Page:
Vacuum pumps include an eccentrically mounted impeller with lamellas (A) which are pressed against the walls of the housing by centrifugal force and thus provide a seal. As the impeller rotates, the size of each chamber (B) varies. As the chamber becomes larger, the air in it expands and the pressure drops, resulting in a partial vacuum. The air is drawn in through the inlet (C), compressed and ejected through the outlet (D).
Due to their high compression factor, pumps generate a very high vacuum and according to the type, have a very high suction capacity.
Advantages of vacuum pumps
- High vacuum with high evacuation volume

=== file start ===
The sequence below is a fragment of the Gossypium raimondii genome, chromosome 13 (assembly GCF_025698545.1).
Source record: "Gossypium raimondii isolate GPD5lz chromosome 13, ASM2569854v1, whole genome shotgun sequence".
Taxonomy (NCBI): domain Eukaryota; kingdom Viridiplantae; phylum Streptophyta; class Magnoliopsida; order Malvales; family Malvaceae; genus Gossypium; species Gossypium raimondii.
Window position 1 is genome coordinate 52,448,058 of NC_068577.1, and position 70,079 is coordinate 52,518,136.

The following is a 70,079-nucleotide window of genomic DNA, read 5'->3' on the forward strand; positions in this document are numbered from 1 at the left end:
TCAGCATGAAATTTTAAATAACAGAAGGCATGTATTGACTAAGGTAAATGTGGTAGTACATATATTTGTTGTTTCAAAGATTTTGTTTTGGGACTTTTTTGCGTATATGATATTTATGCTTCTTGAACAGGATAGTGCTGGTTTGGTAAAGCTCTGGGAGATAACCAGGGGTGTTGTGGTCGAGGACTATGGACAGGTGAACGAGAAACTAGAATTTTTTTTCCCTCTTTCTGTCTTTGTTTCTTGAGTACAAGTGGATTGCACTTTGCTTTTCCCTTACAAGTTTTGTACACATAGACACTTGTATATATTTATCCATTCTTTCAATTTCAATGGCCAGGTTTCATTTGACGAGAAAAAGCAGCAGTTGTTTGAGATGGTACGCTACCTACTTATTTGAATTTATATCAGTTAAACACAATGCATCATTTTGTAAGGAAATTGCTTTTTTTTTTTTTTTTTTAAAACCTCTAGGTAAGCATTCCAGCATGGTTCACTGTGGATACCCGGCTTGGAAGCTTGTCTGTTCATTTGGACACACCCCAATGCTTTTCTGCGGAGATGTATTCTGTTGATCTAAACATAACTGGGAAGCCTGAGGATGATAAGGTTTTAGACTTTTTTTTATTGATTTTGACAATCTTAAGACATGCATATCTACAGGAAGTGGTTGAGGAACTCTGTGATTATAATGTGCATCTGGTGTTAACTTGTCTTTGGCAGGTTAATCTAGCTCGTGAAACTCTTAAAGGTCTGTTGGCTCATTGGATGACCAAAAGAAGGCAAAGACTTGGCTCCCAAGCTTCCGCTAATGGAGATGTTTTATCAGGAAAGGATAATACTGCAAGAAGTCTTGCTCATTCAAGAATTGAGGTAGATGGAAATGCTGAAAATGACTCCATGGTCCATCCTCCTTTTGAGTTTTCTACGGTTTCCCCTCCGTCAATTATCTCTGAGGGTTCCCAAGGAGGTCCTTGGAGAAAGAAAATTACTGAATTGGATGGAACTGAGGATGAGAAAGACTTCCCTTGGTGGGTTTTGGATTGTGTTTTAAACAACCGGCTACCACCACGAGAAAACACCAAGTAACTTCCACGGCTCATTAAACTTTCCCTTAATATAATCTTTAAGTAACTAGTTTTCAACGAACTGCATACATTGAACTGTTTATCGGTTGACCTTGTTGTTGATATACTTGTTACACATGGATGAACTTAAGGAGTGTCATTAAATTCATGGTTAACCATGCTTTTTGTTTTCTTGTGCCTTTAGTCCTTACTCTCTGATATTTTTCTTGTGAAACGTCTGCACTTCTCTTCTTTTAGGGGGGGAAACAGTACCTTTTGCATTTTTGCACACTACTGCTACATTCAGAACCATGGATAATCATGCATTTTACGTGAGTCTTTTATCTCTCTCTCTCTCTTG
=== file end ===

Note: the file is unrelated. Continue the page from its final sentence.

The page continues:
- Central vacuum generation
Typical areas of application
- As central vacuum generation in gantry handling systems
- In manual vacuum handling systems
- In packaging machines
We distinguish between three basic types of vacuum pumps:
- Universal vacuum pumps requiring little maintenance
- Used mainly as central vacuum generator in large gripping systems for handling air-tight workpieces
- Vacuum pump with extremely high vacuum level (up to 95% vacuum)
- Used in handling systems with an emphasis on low noise and low maintenance well as high vacuum, for handling air-tight workpieces
- Vacuum pump requiring little maintenance with internal water cooling for handling air-tight workpieces
- Used especially in areas with high demands on ambient air (e.g. packaging in the food industry